A very long list of links
Hello lovelies, it's been longer between posts than I'd intended due to our broadband hub losing the will to function, but order has finally been restored and I've spent what in retrospect, from the position of person now smugly back in possession of an Internet connection, feels like a blissful few days of sewing in an isolation bubble. I've been drafting a pattern for a top and three experimental muslins and one vaguely wearable toile later (or it would be wearable if it wasn't a low quality polycotton) and I think I've nearly finished it and am now looking forward to sewing it up in a material that I'll actually want to wear. So in the meantime, I bring you links:
- This morning I read on True Up that Liberty are releasing a range of quilting weight cottons for the first time. This is super news for those times when you want to mix some Liberty in with regular prints and wish to keep a consistent fabric weight, although I have to say that I actually love the idea of a Tana lawn quilt as this quilt that I made from voiles is one of my favourite quilts, despite it's very basic design, purely because it's so buttery soft.
- There's a fantastic tutorial over on Grainline which demonstrates in the most wonderfully clear way how you can 'french all your seams', including the curvy armhole ones! If you don't have an overlocker and generally try to make your dressmaking seams look a little lovelier from the inside then you're probably already very familiar with a french seam, which is fairly straight forward on a straight edge, but I don't remember using a french seam on an armhole before, so I'm now feeling inspired.
- I read an article in The Guardian by Eva Wiseman about women's magazines earlier in the week which really rang true and made me think about what I want from a magazine. I've always loved magazines. Even though much of their content is now available in some form online, curling up with one's laptop doesn't have quite the same feeling of cosy evening comfort and self-indulgence. However, I'm increasingly left feeling disappointed when yet another magazine that I'd thought of as being fairly down-to-earth sets about normalising Botox and other cosmetic procedures to make them seem akin to putting on make-up and whose Twitter presence offers a singular stream of calorie-related tips. I mind when a magazine publishes an amazing article intended to inspire confidence and then a few pages later undermines their own words with a titbit or article that seems to imply the opposite is true. The disjointed ethos feels as though they're paying lip service to important issues and as though it's been created without an editorial focus to bring some kind of homogeneity to the magazine. But still I love magazines and don't feel quite ready to give up on them and their bite-sized offerings that don't require the same mental commitment as reading a book. But I'm convinced that there's a gap in the market for a women's magazine to strike a better balance and in some ways I wonder if it might be something akin to a paper version of Radio 4's Woman's Hour. What do you think of magazines in this country? Or if you're overseas, do you have a magazine that you feel gets it right?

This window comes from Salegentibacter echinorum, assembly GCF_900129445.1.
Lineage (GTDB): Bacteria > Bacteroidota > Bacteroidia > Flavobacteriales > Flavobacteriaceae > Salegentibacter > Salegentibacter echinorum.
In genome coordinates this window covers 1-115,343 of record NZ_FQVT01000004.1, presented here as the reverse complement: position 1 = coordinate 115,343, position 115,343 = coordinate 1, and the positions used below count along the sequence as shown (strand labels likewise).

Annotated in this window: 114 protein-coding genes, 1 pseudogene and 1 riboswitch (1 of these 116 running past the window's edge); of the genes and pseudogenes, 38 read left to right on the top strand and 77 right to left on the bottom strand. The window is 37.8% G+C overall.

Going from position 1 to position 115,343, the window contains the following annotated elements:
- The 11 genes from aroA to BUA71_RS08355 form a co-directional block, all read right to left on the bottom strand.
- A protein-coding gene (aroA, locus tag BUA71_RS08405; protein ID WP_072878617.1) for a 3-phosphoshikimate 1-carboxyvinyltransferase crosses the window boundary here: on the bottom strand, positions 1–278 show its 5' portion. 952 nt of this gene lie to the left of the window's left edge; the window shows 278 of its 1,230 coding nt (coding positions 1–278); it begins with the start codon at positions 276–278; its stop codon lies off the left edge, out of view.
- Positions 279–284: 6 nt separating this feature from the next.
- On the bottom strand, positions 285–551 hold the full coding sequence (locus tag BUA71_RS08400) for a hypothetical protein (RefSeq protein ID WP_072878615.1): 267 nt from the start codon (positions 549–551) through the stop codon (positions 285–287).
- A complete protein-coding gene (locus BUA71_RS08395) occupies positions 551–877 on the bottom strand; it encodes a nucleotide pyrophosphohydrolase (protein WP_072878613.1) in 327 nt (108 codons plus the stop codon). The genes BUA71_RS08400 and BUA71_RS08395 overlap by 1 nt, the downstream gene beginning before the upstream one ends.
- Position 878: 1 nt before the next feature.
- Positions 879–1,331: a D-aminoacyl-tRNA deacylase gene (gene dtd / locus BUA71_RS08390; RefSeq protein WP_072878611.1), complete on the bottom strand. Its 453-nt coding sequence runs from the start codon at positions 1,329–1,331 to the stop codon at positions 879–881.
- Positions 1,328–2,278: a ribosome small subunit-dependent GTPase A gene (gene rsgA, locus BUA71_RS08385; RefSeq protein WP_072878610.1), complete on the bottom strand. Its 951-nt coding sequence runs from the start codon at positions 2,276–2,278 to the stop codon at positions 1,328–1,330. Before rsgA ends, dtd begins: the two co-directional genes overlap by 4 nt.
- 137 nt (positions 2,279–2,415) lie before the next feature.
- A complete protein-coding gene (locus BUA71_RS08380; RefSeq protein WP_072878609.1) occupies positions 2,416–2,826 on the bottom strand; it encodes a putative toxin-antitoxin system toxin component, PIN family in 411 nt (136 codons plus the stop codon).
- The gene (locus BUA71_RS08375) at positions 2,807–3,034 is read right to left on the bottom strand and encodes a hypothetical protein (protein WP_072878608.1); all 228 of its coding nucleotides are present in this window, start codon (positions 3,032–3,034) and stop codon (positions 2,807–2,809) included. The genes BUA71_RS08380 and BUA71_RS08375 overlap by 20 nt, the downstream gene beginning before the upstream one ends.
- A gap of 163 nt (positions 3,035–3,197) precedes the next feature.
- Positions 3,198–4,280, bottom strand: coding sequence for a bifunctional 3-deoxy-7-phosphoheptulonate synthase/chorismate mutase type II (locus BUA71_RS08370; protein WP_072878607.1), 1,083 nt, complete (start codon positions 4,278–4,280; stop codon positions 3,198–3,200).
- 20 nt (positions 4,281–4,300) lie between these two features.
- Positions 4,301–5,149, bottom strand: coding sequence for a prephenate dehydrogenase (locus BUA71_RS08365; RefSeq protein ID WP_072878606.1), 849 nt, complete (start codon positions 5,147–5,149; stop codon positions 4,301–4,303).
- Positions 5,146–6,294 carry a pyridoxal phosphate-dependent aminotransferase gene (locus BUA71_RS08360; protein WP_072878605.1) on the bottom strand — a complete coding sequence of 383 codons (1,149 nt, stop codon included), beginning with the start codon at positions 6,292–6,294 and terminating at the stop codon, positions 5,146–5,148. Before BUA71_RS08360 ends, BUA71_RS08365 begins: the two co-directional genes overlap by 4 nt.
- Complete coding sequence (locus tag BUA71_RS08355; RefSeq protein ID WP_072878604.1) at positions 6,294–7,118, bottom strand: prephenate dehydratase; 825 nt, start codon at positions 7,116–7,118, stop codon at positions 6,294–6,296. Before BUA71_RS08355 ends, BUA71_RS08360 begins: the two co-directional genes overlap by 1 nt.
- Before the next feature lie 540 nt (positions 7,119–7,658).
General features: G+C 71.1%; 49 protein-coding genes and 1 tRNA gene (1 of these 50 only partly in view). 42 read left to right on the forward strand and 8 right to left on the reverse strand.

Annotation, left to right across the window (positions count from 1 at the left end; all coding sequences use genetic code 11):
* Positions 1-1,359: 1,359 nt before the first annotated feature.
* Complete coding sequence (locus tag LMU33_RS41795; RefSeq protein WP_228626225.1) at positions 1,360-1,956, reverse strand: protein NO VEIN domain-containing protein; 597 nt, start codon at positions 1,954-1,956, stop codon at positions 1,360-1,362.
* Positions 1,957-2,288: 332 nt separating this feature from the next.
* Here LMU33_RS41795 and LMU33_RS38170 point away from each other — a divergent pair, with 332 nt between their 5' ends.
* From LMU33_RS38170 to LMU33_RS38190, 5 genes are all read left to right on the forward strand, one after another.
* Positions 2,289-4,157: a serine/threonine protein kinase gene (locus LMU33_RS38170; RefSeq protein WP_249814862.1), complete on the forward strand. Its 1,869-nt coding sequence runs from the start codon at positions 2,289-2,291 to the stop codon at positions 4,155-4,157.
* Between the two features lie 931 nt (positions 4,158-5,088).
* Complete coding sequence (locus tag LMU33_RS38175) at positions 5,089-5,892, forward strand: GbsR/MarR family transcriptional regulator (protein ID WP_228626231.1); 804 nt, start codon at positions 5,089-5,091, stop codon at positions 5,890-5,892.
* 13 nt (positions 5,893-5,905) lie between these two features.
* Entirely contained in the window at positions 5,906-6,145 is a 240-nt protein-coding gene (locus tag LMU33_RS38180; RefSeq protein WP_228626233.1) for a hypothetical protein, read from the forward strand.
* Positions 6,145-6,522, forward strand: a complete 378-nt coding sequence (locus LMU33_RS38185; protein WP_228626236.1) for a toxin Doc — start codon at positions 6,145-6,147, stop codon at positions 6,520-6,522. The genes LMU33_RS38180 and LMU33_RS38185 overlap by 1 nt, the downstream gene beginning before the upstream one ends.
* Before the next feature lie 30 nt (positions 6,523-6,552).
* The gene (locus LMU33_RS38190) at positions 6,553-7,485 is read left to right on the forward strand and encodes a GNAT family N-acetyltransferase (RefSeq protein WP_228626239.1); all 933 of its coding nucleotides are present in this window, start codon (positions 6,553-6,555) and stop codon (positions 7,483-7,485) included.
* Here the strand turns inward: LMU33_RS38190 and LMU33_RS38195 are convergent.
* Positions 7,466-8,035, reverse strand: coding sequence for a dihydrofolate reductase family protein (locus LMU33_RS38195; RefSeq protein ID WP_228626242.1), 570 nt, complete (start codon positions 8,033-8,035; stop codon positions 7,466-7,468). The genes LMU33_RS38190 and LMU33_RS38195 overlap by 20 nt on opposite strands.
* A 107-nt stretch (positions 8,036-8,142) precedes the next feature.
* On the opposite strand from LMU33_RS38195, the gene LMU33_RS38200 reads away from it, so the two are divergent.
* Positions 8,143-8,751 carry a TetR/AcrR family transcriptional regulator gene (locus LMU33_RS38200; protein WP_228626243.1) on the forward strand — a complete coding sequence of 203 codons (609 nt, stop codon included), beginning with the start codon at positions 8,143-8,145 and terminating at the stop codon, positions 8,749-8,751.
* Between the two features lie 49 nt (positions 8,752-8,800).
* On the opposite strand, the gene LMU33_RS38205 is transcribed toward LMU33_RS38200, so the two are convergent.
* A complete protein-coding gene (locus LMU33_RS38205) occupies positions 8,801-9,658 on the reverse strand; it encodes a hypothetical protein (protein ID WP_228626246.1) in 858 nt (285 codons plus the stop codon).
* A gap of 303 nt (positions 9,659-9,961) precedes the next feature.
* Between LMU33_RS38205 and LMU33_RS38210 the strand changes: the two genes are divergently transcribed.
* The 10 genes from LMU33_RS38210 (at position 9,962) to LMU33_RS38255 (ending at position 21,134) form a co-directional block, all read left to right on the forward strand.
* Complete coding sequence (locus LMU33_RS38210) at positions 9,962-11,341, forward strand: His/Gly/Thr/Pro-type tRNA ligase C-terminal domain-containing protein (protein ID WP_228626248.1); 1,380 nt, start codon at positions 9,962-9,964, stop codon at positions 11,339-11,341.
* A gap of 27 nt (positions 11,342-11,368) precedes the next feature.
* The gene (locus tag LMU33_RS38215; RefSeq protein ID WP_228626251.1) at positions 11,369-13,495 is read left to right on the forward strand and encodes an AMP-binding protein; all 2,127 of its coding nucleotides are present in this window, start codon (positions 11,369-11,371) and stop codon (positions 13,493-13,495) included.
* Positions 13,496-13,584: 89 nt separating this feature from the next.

- I've just started reading Caitlin Moran's How To Be a Woman. I feel like she may have something to say on these matters to provoke further thought.
- Did you enter Rae's Spring Top week last month? There were so many lovely tops and so much inspiration - one of which was Nina's lovely Tova top which was unique in that it was made with a marriage of mother-daughter crafty skills, as Nina asked her mother to embroider her design on to the front yoke of the top. I'm guessing Nina will still have that when she's an old lady. Lovely. I mention Sprint Top week because it's now skirt week, or at least it will be soon!Adrianna and Susan are running their annual skirt making competition, but the timetable is a little different this year as it will be proceeded by two weeks of wonderful skirterly inspiration and tutorials starting from the 21st May and then the actual competition will close on the 8th June. There are different submission categories to cover anything from A-line skirts to children's skirts. I'm delighted that they've asked me to help judge the lovelies again this year and it will no doubt set of sparks of skirt-making within me (as the Spring top making has now - I seem to work a month behind everyone else).